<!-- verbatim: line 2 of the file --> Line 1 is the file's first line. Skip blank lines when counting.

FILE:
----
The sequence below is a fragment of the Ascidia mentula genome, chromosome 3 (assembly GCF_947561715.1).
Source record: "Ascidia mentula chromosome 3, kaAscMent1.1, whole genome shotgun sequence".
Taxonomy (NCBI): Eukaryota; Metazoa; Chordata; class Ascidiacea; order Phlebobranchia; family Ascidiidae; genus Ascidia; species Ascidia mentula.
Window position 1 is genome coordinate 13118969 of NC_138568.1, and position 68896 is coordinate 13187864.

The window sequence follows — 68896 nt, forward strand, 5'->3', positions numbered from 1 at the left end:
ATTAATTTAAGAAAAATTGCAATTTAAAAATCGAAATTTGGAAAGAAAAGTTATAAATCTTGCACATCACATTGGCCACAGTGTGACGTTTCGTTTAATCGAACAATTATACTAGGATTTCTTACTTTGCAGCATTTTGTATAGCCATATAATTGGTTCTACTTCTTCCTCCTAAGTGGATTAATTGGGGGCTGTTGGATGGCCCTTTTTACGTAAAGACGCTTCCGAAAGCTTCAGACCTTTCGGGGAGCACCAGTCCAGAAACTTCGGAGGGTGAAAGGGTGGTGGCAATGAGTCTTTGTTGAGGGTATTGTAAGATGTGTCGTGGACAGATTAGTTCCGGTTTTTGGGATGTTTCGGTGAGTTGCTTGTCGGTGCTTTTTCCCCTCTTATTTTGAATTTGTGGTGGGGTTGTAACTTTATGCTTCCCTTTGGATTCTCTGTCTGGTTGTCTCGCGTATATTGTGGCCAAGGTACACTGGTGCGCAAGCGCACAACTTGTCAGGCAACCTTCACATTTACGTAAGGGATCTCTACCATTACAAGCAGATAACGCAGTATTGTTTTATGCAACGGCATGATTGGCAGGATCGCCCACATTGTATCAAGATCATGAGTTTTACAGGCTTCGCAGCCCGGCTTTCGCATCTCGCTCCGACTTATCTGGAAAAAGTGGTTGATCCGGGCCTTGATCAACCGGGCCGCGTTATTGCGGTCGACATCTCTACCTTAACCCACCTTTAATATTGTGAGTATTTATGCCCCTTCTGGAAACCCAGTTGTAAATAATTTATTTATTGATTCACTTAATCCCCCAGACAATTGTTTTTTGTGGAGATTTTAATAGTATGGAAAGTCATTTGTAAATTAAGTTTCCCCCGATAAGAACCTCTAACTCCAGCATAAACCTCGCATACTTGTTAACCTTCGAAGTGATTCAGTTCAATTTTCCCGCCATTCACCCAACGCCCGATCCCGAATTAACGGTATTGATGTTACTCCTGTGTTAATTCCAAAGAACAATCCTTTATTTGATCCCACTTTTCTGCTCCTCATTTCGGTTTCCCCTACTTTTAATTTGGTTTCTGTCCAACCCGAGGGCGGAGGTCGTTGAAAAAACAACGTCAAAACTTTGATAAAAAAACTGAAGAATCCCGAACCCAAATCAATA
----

Source record: "Ascidia mentula chromosome 3, kaAscMent1.1, whole genome shotgun sequence".